# Galois group of splitting field of $x^3-5$ over $\mathbb F _7$

Honestly, I'm not even sure where to start. I think I understand how to find the Galois group of a field extension with $$\textrm{char}\mathbb F=0$$ but for some reason I'm confused when it comes to finite fields.

1. I want to say that the roots of $$x^3-5$$ are $$\sqrt 5, -\sqrt 5, \sqrt5 \zeta_3$$ and so the splitting field is $$\mathbb F_7 (\sqrt5, \zeta_3)$$ which has degree $$3$$, but I also think that I'm not supposed to think of $$\mathbb F_7$$ as if it's contained in $$\mathbb C$$ but in some other algebraic closed field.
2. Even after I know what the splitting field is, how do I determine what automorphisms are there in the Galois group? Each automorphism sends a root of $$x^3-5$$ to some other root, so that's why I need to find exactly what's the splitting field? Is it enough to determine what are the elements of the Galois group just by showing what are the possibilities of matching between roots of the polynomial?

I know there are similar questions here, but what I'm really looking for is an explanation such that each step is justified with the appropriate theorem/claim it's based on, so I would highly appericiate it if you could explain in each step why what you're saying is true.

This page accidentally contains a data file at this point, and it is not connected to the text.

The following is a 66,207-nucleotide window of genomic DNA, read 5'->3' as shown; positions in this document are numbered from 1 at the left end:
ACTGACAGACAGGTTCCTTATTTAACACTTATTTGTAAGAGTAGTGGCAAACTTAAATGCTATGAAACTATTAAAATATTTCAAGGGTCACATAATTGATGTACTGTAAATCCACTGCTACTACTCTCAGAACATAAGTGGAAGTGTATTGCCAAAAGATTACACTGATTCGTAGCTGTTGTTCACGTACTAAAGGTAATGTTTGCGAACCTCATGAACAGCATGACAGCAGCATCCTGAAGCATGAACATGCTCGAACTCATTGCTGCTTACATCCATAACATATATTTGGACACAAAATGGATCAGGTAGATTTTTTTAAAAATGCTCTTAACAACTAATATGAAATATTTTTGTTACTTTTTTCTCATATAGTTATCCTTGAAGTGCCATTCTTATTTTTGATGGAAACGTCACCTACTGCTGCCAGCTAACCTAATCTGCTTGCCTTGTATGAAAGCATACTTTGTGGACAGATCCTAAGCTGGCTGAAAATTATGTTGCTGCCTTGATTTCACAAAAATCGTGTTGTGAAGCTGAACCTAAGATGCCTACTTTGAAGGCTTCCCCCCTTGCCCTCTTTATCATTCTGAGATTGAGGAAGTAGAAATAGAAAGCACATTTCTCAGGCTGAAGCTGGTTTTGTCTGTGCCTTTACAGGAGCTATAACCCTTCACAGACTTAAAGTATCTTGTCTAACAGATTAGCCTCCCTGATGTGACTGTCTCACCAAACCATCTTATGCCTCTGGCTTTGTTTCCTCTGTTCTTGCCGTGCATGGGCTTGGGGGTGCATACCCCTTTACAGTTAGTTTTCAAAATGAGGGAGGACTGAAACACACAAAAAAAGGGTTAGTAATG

• In $\mathbb{F}_5$, $5=0$. Hence you just need the splitting field of $x^3$ over $\mathbb{F}_5$, which is $\mathbb{F}_5$. I advise thinking about reducing a polynomial first, instead of finding the root (ex $5^{1/3}$) and thinking about what happens mod 5. Commented Jun 10 at 13:21
• @KaiWang Oh no! I've copied the question incorrectly, it's supposed to be $\mathbb F_7$. I'll amend it. Commented Jun 10 at 13:26
• In $\Bbb{F}_7$ you have $2^3=4^3=1$, so if $\alpha$ is one root (in some extension field) then $2\alpha$ and $4\alpha$ are the others. RHspqr made the same observation (+1). Commented Jun 10 at 16:38
• Here's a similar question with 3 quite different answers: math.stackexchange.com/q/2127987 . I want to point out that, even if they may be less familiar, the structure of finite extensions of finite fields is much simpler than for fields of characteristic $0$. Given an irreducible polynomial $f$ of degree $n$ over $\mathbb{F}_q$, the field obtained by adjoining one root of $f$ will always be the splitting field of $f$, with Galois group $C_n$, the cyclic group of order $n$, generated by the Frobenius map $x \mapsto x^q$. See here. Commented Jun 10 at 20:58

You can generalize the idea for characteristic $$0$$ fields. However, for $$\mathbb{F}_7$$, you can verify that $$x^3-1$$ splits over $$\mathbb{F}_7$$ already, so the field extension $$\mathbb{F}_7(t)$$ with $$t^3 =5$$ suffices to be the splitting field.